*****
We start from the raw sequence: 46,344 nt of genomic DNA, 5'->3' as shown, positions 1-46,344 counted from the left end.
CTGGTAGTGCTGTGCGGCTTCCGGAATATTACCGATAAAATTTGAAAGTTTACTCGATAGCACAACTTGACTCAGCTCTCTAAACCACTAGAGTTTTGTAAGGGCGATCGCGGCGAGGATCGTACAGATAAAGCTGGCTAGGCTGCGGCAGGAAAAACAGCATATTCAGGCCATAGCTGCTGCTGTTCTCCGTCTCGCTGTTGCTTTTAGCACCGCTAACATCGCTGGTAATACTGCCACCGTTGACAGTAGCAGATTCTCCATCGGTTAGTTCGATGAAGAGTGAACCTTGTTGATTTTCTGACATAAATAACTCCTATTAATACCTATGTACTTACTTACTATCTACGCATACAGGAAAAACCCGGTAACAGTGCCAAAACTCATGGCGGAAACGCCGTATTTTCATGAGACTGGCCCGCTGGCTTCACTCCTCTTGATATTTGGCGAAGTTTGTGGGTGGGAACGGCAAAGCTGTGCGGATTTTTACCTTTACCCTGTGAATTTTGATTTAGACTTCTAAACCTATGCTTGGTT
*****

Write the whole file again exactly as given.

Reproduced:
We start from the raw sequence: 46,344 nt of genomic DNA, 5'->3' as shown, positions 1-46,344 counted from the left end.
CTGGTAGTGCTGTGCGGCTTCCGGAATATTACCGATAAAATTTGAAAGTTTACTCGATAGCACAACTTGACTCAGCTCTCTAAACCACTAGAGTTTTGTAAGGGCGATCGCGGCGAGGATCGTACAGATAAAGCTGGCTAGGCTGCGGCAGGAAAAACAGCATATTCAGGCCATAGCTGCTGCTGTTCTCCGTCTCGCTGTTGCTTTTAGCACCGCTAACATCGCTGGTAATACTGCCACCGTTGACAGTAGCAGATTCTCCATCGGTTAGTTCGATGAAGAGTGAACCTTGTTGATTTTCTGACATAAATAACTCCTATTAATACCTATGTACTTACTTACTATCTACGCATACAGGAAAAACCCGGTAACAGTGCCAAAACTCATGGCGGAAACGCCGTATTTTCATGAGACTGGCCCGCTGGCTTCACTCCTCTTGATATTTGGCGAAGTTTGTGGGTGGGAACGGCAAAGCTGTGCGGATTTTTACCTTTACCCTGTGAATTTTGATTTAGACTTCTAAACCTATGCTTGGTT